This is so cool that I just have to post it. Check out this absolutely incredible video with two guys wearing jet packs vs. an Emirates A380. Kids, don’t try this at home!
On the last two flights I have taken, operated by two different airlines, I have been selected for additional security screening with the dreaded SSSS on my boarding pass:
What does this mean? Possibly nothing. Sometimes people are randomly selected for additional screening. Lightning could have struck twice. On the other hand, it’s possible that my frequent and unusual travel patterns (at least, unusual for anyone who isn’t a travel blogger) have aroused the suspicion of the TSA. Or maybe it’s the destinations I’m visiting. After all, my last two trips have been to Turkey and Dubai. I did enter my Global Entry number both times, but was still selected for additional screening.
What is involved in additional screening? More time and hassle. You don’t get access to PreCheck or any expedited screening. What’s more, the TSA takes you aside after your regular screening, goes through your bag manually, and takes several test strips to run through a machine. You’re also required to undergo a thorough manual pat-down (the same one that they give you if you refuse to be screened by the machine). Eventually, they will stamp your boarding pass and you’re allowed along your way.
In case you slip through, your airline double-checks for the TSA stamp on your boarding pass to ensure that you have gotten the additional screening. And if you’re traveling *into* the United States, it’s even more hassle. You’re separated from the rest of the passengers at the gate, everything you have is manually searched, you’re manually patted down (and your shoes double-checked), and you’re finally let on the plane. At least you get early boarding as a bonus, though; this is done to ensure you don’t mix with anyone else in the terminal.
The TSA has a redress program. Shortly after 9/11, I was constantly getting flagged with SSSS. I have a very common name, and apparently one of the thousands of people who share my name is on some sort of watch list. I participated in the redress program before, and the problems magically stopped. So, I’m not sure whether this is a recurrence of the previous issue, or something else. I have submitted an inquiry with the TSA, and hopefully the issue will be resolved soon.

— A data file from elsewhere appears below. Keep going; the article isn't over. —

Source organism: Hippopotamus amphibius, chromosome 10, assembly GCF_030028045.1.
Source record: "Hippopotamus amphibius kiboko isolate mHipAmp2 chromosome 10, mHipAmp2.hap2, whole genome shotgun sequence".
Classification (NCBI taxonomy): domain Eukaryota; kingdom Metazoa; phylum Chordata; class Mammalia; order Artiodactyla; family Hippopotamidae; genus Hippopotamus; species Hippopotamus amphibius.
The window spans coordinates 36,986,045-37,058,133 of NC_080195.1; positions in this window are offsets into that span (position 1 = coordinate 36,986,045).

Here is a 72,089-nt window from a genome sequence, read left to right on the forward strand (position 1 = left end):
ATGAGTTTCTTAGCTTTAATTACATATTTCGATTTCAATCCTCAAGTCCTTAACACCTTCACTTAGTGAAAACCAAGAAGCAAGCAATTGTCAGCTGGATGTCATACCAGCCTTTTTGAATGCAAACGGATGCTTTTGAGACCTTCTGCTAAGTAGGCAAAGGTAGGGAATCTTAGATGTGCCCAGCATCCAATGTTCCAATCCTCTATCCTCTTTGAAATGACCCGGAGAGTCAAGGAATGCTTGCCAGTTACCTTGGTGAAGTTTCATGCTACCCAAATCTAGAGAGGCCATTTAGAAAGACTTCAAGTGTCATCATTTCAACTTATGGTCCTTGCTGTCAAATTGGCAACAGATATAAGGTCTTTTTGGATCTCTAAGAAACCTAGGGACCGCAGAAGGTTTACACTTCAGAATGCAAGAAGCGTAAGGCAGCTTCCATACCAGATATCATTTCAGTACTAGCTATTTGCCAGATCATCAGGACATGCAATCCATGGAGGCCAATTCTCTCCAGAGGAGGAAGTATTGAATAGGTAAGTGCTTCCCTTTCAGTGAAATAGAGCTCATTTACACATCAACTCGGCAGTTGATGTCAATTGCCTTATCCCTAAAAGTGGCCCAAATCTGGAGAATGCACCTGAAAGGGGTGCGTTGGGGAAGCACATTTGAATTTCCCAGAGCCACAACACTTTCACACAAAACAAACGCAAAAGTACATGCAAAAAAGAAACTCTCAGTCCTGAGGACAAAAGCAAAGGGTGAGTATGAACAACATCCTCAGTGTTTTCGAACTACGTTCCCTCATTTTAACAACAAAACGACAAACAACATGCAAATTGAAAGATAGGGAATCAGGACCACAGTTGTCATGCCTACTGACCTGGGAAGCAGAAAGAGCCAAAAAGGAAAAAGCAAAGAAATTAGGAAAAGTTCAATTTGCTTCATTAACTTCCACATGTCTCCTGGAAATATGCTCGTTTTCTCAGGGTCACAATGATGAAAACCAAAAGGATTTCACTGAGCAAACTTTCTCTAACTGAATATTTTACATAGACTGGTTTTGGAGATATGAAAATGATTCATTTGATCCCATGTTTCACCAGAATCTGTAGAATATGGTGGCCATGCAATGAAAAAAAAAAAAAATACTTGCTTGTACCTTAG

Update: I’m definitely “on the list.” I suspect this happened because I traveled to Turkey via a circuitous route–the sort of route that would only be taken by either a shady character or someone trying to use frequent flier miles. It’s not unusual for me to be questioned by border agents about my unusual travel patterns (which are either a result of crazy routes I have to take in order to fly on points, or routes I’m flying because of mistake fares), but it’s definitely the first time I’ve apparently been put on a watch list as a result of this!
On Tuesday night, there was an incredible deal to India on Emirates. How incredible? $450 roundtrip from Los Angeles to Mumbai. There were even better deals, including $258 roundtrip from Los Angeles to Hyderabad. Deals were available from most North American cities served by Emirates. However, they could only be booked on Vayama, who has a fairly unusual procedure for issuing tickets.This ultimately torpedoed my trip, along with everyone else who booked these low fares.
Last night, I received email from Vayama backing out of the deal:
We recently received your online booking request. Quality control has determined that your booking could not be processed at the fare that was originally quoted. Unfortunately, the airline was unable to accept the fare that was quoted earlier and as a result, the fare is increased now. This was an issue from Emirates Airline due to fuel surcharge was not updated on the ticket price. Hence we would suggest you to either cancel this reservation or accept the below fare. We are doing this to avoid any kind of problem at the airport.
The total fare now is $992.74 USD
please respond to the email or call us on 1.877.628.6452 at the earliest convenience if you agree to pay the new fare, so that we will go ahead and issue your ticket. If you have any questions please feel free to respond to this email and we will get back to you generally within 24 hours.
***Please note: fares are not guaranteed until the final processing is complete***
We apologize for any inconvenience this has caused.
Customer Care Team
What was the root cause here? You have to have both a reservation and a ticket number in order for the contract to be complete. Vayama, for whatever reason, makes a reservation immediately upon booking, but manually processes ticketing. They likely do this to avoid fraudulent credit card charges. If an airline decides that a low fare was a mistake, it’s very easy for them to back out of the deal in this scenario. No ticket was actually issued at the time of purchase, hence there was no Contract of Carriage. So, Emirates didn’t legally have to honor the deal–and they didn’t. I will have to visit India another time.
UPDATE: I just received a phone call from Vayama indicating that Emirates will honor the fare after all. However, the ticket that was issued was a very heavily restricted ticket which is the same category issued for frequent flier tickets. This means that it likely will not earn mileage with Alaska Airlines Mileage Plan. However, at a 50% discount from the usual lowest fare, it’s still a very good deal to visit India.